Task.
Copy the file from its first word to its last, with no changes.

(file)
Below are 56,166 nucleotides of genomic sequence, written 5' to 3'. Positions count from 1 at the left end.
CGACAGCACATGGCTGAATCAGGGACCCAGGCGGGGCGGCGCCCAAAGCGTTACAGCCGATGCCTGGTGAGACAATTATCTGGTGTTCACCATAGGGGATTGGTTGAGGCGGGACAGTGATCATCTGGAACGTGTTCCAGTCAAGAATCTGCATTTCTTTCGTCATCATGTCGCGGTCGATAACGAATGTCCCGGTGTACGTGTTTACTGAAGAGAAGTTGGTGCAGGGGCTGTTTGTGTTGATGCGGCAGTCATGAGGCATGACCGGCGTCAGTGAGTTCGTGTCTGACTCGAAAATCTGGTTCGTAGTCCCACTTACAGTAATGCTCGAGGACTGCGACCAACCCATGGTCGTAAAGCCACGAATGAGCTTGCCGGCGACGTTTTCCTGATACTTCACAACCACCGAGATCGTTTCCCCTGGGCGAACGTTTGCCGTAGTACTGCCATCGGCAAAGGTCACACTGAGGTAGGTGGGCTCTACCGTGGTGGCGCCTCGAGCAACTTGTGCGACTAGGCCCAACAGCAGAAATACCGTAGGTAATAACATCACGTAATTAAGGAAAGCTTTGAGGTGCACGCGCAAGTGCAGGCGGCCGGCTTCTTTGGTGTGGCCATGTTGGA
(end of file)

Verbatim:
Below are 56,166 nucleotides of genomic sequence, written 5' to 3'. Positions count from 1 at the left end.
CGACAGCACATGGCTGAATCAGGGACCCAGGCGGGGCGGCGCCCAAAGCGTTACAGCCGATGCCTGGTGAGACAATTATCTGGTGTTCACCATAGGGGATTGGTTGAGGCGGGACAGTGATCATCTGGAACGTGTTCCAGTCAAGAATCTGCATTTCTTTCGTCATCATGTCGCGGTCGATAACGAATGTCCCGGTGTACGTGTTTACTGAAGAGAAGTTGGTGCAGGGGCTGTTTGTGTTGATGCGGCAGTCATGAGGCATGACCGGCGTCAGTGAGTTCGTGTCTGACTCGAAAATCTGGTTCGTAGTCCCACTTACAGTAATGCTCGAGGACTGCGACCAACCCATGGTCGTAAAGCCACGAATGAGCTTGCCGGCGACGTTTTCCTGATACTTCACAACCACCGAGATCGTTTCCCCTGGGCGAACGTTTGCCGTAGTACTGCCATCGGCAAAGGTCACACTGAGGTAGGTGGGCTCTACCGTGGTGGCGCCTCGAGCAACTTGTGCGACTAGGCCCAACAGCAGAAATACCGTAGGTAATAACATCACGTAATTAAGGAAAGCTTTGAGGTGCACGCGCAAGTGCAGGCGGCCGGCTTCTTTGGTGTGGCCATGTTGGA